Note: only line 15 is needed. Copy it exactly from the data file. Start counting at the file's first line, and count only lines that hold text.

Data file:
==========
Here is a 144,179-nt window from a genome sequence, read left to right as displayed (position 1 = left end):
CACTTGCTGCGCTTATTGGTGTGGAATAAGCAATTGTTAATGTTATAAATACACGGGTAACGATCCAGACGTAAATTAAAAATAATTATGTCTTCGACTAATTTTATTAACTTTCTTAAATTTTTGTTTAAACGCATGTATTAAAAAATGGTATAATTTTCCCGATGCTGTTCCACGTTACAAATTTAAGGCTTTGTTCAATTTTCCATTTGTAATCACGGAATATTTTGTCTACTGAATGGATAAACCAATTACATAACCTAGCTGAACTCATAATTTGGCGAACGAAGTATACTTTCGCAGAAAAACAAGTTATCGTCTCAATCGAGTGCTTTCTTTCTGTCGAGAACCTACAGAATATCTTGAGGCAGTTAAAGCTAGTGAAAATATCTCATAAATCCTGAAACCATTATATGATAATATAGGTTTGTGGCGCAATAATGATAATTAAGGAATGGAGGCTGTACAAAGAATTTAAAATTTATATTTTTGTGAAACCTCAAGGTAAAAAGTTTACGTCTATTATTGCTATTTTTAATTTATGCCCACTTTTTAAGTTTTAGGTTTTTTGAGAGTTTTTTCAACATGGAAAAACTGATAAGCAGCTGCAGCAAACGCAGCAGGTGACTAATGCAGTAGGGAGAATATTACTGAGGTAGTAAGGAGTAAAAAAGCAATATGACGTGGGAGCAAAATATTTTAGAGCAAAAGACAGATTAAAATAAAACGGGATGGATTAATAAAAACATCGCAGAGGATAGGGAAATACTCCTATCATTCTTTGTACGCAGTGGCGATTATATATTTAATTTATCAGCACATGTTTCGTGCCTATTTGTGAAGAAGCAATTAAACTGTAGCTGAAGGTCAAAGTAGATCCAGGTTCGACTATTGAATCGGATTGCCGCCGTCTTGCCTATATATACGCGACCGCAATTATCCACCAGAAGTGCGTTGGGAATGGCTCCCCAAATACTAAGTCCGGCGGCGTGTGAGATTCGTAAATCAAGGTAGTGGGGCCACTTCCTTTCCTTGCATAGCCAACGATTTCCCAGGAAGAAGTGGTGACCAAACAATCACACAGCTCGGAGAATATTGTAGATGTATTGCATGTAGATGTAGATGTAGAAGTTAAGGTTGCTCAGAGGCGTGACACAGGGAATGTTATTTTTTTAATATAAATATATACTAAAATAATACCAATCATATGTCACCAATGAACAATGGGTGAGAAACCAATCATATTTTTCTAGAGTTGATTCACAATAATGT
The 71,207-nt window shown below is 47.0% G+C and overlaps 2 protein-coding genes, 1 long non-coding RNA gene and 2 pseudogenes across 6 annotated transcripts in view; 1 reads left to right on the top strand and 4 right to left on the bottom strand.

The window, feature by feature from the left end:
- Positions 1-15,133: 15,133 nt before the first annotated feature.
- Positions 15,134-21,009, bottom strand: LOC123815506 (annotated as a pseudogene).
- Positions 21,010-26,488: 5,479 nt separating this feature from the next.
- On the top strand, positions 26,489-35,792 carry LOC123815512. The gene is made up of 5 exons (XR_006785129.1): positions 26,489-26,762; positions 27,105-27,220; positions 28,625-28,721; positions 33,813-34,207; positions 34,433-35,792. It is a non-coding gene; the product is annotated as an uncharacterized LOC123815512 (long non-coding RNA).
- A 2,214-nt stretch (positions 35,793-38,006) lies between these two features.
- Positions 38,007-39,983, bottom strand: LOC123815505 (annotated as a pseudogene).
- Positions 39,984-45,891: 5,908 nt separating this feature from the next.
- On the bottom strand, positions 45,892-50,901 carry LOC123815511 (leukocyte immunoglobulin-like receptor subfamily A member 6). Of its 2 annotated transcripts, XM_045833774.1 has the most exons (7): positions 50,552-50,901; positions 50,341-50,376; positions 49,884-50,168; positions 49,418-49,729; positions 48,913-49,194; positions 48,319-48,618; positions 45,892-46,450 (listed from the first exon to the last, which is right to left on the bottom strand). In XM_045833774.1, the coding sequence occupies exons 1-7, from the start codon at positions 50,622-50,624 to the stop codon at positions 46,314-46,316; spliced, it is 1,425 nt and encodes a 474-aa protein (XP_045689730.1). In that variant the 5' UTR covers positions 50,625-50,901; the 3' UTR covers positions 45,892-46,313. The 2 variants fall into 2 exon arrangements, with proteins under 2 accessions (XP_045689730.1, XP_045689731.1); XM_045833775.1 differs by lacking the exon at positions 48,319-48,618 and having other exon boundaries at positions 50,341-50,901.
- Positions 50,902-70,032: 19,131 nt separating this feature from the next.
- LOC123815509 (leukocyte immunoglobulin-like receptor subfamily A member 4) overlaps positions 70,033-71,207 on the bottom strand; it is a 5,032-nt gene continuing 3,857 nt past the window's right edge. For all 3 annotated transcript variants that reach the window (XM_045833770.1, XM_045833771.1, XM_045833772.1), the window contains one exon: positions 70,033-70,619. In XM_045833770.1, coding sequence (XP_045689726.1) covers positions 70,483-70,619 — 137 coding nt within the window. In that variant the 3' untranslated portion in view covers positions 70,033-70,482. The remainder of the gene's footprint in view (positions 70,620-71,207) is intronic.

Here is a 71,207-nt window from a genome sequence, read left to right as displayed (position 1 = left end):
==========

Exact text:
Here is a 71,207-nt window from a genome sequence, read left to right as displayed (position 1 = left end):